Vancouver expropriates two derelict hotels on the Downtown Eastside for $1 each

Lawyer Evan Cooke said his clients had received at least 10 offers for the properties

City council has voted to seize control of two derelict hotels in Vancouver’s Downtown Eastside after a lawyer for the property owners warned the municipality it is exposing itself to considerable risk of litigation by expropriating them for $1 each.

Council voted unanimously on Wednesday to expropriate the Balmoral and Regent hotels, which Mayor Kennedy Stewart described as a landmark decision.

“Today’s historic vote to expropriate the Balmoral and Regent hotels is a clear message that we are not afraid to use every tool at our disposal to create new affordable homes,” he said in a statement.

“The decision to bring the buildings into public ownership was not taken lightly. Safe, secure homes are desperately needed in our city and today’s decision recognizes the impact these buildings had on the Downtown Eastside community.”

Lawyer Evan Cooke said his clients had received at least 10 offers for the properties, with one in the range of $20 million if the city withdrew its expropriation notice.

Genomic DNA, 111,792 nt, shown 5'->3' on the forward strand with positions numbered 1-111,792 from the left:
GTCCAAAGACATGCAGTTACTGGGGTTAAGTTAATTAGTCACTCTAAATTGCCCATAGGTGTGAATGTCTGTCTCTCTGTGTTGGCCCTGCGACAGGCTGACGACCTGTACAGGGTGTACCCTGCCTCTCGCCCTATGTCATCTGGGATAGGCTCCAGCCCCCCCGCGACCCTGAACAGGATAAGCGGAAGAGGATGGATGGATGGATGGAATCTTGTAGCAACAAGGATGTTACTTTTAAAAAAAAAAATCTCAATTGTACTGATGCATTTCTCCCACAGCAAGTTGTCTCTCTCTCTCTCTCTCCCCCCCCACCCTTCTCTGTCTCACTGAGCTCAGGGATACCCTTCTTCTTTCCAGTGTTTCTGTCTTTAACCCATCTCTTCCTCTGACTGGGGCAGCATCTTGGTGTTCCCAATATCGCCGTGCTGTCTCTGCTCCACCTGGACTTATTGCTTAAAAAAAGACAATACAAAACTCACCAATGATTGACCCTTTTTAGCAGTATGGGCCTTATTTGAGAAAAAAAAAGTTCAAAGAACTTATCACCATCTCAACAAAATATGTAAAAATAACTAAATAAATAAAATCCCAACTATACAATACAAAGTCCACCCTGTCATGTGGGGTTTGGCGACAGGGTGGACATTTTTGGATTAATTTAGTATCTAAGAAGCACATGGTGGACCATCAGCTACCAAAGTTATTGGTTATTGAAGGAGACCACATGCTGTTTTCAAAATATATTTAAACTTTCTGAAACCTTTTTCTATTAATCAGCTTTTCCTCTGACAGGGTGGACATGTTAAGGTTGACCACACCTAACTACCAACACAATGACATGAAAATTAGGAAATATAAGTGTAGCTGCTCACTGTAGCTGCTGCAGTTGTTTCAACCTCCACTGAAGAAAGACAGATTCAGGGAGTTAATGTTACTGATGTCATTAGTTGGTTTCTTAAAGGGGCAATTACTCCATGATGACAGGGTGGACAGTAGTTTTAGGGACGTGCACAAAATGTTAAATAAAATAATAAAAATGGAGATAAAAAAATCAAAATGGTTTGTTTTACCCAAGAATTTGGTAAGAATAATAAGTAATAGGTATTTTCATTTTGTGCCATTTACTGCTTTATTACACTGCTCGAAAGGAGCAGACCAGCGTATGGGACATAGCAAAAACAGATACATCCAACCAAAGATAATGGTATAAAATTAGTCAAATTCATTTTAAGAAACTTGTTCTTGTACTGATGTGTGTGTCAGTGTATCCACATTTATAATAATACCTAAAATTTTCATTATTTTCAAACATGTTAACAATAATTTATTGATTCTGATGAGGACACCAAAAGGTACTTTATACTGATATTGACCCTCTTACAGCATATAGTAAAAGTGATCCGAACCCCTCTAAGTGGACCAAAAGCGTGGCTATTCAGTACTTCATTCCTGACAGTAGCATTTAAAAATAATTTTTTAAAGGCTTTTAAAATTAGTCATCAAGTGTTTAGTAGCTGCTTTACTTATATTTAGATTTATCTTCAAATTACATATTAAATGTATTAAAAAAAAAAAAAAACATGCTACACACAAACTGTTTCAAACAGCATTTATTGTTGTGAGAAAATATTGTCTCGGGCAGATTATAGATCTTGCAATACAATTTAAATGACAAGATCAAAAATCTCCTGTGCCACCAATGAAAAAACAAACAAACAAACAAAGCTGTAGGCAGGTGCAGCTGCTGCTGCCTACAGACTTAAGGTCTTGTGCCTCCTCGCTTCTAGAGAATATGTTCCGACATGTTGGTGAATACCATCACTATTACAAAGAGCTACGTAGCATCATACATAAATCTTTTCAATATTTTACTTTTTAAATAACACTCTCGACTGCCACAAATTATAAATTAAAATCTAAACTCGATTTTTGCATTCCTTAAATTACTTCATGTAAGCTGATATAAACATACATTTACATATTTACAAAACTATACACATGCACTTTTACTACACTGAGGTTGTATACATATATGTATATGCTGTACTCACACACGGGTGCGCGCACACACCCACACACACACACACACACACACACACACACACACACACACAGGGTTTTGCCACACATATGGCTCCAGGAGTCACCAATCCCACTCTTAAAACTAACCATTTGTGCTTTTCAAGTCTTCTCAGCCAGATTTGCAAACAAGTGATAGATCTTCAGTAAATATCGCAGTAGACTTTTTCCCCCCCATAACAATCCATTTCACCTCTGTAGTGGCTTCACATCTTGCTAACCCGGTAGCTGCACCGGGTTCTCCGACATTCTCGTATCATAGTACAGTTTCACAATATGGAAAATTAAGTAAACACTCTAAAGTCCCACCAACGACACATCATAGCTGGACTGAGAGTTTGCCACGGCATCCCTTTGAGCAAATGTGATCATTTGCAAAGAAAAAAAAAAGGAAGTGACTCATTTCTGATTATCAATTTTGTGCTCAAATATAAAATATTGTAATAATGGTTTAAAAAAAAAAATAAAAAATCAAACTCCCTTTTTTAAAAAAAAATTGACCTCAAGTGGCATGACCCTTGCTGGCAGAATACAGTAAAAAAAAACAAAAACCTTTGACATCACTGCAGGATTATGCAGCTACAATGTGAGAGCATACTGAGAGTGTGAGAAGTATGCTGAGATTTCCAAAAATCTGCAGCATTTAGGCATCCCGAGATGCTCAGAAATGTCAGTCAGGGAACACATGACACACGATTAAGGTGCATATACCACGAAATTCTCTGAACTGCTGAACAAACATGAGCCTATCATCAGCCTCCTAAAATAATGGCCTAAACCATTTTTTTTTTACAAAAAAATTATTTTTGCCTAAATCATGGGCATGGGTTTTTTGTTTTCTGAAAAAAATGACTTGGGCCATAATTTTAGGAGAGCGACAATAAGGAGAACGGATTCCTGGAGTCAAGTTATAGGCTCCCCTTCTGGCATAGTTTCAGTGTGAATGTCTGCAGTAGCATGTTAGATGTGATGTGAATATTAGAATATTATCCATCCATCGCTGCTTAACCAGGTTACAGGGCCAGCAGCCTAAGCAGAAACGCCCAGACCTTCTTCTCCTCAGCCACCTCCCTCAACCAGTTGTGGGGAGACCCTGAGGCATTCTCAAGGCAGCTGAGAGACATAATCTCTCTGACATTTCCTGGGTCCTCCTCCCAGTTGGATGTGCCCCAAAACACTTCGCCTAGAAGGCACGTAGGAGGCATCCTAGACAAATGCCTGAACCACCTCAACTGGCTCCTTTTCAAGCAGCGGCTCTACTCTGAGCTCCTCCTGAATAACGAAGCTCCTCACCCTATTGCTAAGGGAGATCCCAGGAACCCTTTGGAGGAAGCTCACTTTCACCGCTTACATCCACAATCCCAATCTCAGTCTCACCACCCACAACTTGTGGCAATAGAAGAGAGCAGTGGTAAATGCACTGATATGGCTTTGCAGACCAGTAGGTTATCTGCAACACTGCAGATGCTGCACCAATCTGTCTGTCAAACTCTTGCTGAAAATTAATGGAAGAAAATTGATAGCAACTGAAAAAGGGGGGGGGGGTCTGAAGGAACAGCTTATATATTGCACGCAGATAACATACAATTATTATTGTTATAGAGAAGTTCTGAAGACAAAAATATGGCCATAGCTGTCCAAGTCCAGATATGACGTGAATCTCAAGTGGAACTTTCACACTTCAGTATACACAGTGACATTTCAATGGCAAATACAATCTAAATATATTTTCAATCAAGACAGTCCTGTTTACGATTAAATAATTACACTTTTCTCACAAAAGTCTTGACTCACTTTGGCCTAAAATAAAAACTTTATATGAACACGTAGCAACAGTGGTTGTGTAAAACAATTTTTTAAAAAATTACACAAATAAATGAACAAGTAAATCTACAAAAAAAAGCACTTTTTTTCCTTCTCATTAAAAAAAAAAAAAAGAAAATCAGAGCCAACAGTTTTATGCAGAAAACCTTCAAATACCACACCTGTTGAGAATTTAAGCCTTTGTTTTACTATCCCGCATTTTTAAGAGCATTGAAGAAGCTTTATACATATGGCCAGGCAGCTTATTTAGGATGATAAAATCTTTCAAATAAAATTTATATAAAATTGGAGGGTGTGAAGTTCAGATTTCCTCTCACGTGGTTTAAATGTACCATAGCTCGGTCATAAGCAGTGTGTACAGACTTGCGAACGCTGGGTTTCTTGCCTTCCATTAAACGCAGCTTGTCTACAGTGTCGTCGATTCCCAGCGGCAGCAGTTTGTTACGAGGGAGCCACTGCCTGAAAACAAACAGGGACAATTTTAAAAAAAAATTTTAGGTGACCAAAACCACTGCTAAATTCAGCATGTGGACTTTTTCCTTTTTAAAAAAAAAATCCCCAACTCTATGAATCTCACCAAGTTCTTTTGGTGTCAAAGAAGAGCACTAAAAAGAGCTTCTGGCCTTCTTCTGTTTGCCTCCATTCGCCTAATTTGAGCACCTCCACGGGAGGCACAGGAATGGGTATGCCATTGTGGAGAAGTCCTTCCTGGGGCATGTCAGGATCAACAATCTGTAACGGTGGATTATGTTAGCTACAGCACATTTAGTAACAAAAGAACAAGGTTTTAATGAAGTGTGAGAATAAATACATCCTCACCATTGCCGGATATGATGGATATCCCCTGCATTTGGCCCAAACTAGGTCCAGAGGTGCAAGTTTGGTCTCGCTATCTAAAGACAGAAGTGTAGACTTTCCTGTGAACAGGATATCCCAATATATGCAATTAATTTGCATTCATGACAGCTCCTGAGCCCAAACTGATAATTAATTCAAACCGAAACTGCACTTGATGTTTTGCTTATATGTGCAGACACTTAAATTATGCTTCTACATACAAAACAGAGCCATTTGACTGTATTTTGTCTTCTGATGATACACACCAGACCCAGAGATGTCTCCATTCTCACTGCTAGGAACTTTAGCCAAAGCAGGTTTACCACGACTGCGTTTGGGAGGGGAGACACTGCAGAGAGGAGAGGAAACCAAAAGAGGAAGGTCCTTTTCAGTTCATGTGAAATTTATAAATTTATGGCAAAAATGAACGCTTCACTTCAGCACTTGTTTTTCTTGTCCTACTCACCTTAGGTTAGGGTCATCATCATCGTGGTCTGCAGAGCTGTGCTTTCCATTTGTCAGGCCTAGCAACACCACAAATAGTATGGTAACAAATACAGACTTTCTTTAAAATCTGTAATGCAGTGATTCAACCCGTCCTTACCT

The city filed a notice of expropriation for the buildings about 15 months ago after it wasn’t able to negotiate their purchase.

An official said then that it was the first time the municipality had pursued expropriation to provide public housing.

Cooke asked the city to abandon the expropriation and negotiate with the owners on the basis of actual evidence on the market value for the two hotels.

“The owners have communicated over and over again for more than six months that they are willing to convey title of these properties to the City of Vancouver,” Cooke said.

“They have only asked that they be treated fairly in the process and paid market value.”

Cooke also suggested the city allow the owners to negotiate with outside parties.

“(The owners are) not trying to hold on to these properties but it’s a bit rich, I think, for the city to block an open-market sale of these properties when there’s so much interest.”

A staff report also recommended that the city spend $350,000 on each of the buildings to make them secure, which would include installing security systems and conducting regular patrols.

The Balmoral and Regent hotels are known as single-room occupancy buildings, or SROs. They sit opposite each other on East Hastings Street.

It’s a model of housing that sprang up in Vancouver as transient accommodation for loggers and fishermen many years ago, but has since become a source of low-income housing.

More than 300 of the city’s lowest-income tenants were relocated when the hotels were separately ordered shut down in 2017 and 2018 by the chief building officer after they were deemed to be unsafe.

Last year, the city said it also wants to replace 50 per cent of the remaining SROs by 2028, totalling about 2,000 rooms, with new social housing.

Hina Alam, The Canadian Press

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